Baidu's hasty move to a new Internet ad system marks a rare stumble for China's dominant search engine, opening a window of opportunity for others salivating for a piece of the country's fast-growing online market.

Baidu, whose name is practically synonymous with Internet search in China, surprised investors when it revealed transition to its new Phoenix Nest system will lead to softer revenues into next year as customers adjust, sending its stock down sharply.

The news was music to others, such as Sina Corp and global search leader Google, looking for a bigger piece of the pie in the world's biggest Internet market with 235 million search users in June, up about a third from a year ago.

In the short term Baidu could possibly lose market share to Google, said JP Morgan analyst Dick Wei.

From the end user perspective, they aren't going to see much of a difference, but from the advertisers perspective, if you look at monetization market share, it (Baidu's market share) could be a bit lower in the next few months, he said.

Baidu expects to lose some customers and have lower revenue in the near term after the system is fully rolled out.

Baidu shares, which shed 0.5 percent to close at $432.97 during regular trading hours in New York, fell more than 13 percent in after-hours trade to $375.99 after the company gave its revenue forecast that was well below Wall Street estimates.

The glitch isn't the first for Baidu, which was previously accused by some of the world's biggest music companies of allowing illegal trading of copyrighted songs over its system.

But the stumble could have more serious implications as it relates directly to the company's revenue generation model.


Baidu, whose name comes from an ancient Chinese poem, is just one of a growing field of upstart firms seeking to cash in on China's rapidly growing Internet, home to a search market valued at 1.8 billion yuan ($264 million) in the second quarter.

Online game companies such as Shanda Games and NetEase vie for dominance in the country's Internet gaming market worth nearly $1 billion in the second quarter, while portal operators such as Sina and also spar for dominance in the portal space.

In an Internet market where two or three names usually control each space, Baidu stands out because of its single-handed dominance of China Internet search.

Several Chinese Internet firms such as NetEase, Perfect World and Baidu, have seen their share prices skyrocket this year. However, softer-than-expected fourth quarter guidance from two other companies may further dampen investor sentiment.

Sohu and its recently listed gaming unit warned on Monday that current-quarter revenue would come in below Wall Street estimates, sending their shares down.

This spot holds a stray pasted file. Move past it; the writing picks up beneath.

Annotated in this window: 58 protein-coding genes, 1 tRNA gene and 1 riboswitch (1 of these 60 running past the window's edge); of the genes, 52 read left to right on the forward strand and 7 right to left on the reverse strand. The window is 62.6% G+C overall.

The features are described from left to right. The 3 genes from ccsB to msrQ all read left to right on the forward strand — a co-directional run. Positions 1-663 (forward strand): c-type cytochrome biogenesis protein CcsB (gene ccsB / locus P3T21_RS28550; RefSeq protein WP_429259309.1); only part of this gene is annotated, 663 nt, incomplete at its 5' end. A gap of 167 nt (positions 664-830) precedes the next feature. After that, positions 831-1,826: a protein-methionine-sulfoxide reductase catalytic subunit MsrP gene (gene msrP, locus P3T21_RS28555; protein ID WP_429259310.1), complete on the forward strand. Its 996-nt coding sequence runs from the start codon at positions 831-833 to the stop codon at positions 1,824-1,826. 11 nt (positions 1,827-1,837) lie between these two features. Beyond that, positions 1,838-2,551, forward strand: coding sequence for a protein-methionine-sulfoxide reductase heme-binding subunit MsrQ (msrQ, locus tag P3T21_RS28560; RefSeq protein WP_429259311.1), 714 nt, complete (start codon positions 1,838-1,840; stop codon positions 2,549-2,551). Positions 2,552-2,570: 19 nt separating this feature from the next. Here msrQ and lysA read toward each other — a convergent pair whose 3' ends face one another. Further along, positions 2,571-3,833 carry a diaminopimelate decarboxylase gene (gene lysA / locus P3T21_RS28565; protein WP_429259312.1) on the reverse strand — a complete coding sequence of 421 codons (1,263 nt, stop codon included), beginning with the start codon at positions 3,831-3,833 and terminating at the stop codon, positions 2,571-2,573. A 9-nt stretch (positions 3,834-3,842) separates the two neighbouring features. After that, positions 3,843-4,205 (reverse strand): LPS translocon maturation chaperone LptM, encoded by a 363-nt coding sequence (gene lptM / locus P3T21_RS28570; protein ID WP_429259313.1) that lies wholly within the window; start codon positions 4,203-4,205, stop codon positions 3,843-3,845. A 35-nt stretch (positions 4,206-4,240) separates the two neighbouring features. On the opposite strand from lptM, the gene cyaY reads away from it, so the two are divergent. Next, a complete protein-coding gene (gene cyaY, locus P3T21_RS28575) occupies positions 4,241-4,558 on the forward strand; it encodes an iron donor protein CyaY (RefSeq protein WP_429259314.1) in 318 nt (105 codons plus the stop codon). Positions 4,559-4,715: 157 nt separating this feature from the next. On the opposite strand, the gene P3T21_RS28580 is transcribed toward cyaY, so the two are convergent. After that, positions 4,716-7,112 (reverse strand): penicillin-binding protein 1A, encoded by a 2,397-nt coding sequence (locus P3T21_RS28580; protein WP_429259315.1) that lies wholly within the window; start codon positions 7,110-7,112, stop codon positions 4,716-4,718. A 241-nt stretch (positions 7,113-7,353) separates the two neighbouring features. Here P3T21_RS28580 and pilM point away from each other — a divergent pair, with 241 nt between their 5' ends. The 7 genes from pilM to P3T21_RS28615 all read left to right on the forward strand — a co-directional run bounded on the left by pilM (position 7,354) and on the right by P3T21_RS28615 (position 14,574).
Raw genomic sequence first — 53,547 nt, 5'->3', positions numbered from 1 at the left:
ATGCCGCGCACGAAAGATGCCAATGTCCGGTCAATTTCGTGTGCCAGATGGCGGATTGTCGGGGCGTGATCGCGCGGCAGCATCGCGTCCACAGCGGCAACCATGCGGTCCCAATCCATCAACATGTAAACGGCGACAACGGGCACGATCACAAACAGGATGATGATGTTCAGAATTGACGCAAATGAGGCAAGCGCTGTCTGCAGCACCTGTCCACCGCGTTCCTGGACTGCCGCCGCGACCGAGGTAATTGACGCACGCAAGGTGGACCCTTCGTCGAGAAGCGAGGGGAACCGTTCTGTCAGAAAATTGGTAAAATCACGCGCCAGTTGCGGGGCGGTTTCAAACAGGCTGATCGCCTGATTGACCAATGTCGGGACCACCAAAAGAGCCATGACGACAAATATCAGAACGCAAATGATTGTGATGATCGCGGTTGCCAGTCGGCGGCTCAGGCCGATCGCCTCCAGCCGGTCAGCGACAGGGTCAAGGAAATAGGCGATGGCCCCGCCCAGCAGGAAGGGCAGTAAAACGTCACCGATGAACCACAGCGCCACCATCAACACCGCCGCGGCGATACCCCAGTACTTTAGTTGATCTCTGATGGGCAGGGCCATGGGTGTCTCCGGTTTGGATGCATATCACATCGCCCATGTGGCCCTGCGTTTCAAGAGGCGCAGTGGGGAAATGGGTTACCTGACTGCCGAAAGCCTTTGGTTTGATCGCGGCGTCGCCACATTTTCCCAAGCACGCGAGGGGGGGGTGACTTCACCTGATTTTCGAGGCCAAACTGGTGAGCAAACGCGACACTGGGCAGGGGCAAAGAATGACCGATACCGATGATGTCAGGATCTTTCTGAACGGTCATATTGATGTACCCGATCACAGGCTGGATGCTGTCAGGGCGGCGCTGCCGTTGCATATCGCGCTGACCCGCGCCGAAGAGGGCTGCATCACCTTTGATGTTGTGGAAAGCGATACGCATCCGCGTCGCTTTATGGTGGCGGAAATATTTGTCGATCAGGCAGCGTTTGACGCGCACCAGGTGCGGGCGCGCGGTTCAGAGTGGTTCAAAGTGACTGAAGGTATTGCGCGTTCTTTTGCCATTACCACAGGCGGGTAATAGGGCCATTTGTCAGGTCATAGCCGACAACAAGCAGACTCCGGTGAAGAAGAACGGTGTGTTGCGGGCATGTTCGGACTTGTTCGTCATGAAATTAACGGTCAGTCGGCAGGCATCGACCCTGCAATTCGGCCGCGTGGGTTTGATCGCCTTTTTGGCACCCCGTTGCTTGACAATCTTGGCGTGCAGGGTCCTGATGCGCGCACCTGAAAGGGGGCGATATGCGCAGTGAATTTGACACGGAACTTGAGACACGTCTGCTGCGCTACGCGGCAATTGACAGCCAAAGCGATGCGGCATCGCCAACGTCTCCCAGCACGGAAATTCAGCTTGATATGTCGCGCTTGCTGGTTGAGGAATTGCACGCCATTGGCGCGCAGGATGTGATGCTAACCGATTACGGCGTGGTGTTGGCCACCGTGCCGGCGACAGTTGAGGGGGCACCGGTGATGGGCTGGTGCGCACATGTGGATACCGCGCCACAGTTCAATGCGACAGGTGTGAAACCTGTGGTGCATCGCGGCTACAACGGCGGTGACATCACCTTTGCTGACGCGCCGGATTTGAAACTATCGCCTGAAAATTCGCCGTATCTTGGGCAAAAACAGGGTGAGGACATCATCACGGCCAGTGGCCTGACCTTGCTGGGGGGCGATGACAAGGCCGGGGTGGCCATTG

Baidu had 61.6 percent of China's search market in the second quarter, according to Analysys International, compared with Google's 29 percent. Baidu controls 29.4 percent of all Web advertising in China, while Google gets 13.9 percent.

Baidu, which will discontinue its old keyword bidding system and fully implement its new Phoenix Nest advertising system on Dec 1, said its fourth-quarter revenue will come in at $174-$180 million, more than 10 percent below the average analyst estimate of $204.7 million, according to Thomson Reuters I/B/E/S.

We still feel that in Q1 there will be a material impact from this switch, a top Baidu executive said in an earnings conference call on Tuesday after the company reported its results, adding it will take a few quarters for the situation to normalize.


Baidu's shares have more than tripled since the start of the year, as the company appeared positioned to benefit from the economic recovery and a pick-up in advertising spending in China, the world's largest Internet market.

Revenue in the three months ended September 30 totaled $187.3 million, a tad below the average analyst estimate of $189 million but nearly 40 percent higher than the 135.4 million a year earlier.

Third-quarter net income rose to $72.2 million, or $2.07 a share, from $51.2 million, or $1.47 a share, a year ago.

Baidu CEO Robin Li said in a statement that the move to a single bidding system will more efficiently use company resources and relieve customers from the burden of maintaining two systems.

With 70 percent of our customers already using Phoenix Nest, we believe this is the right time to complete the switch to the new system, Li said.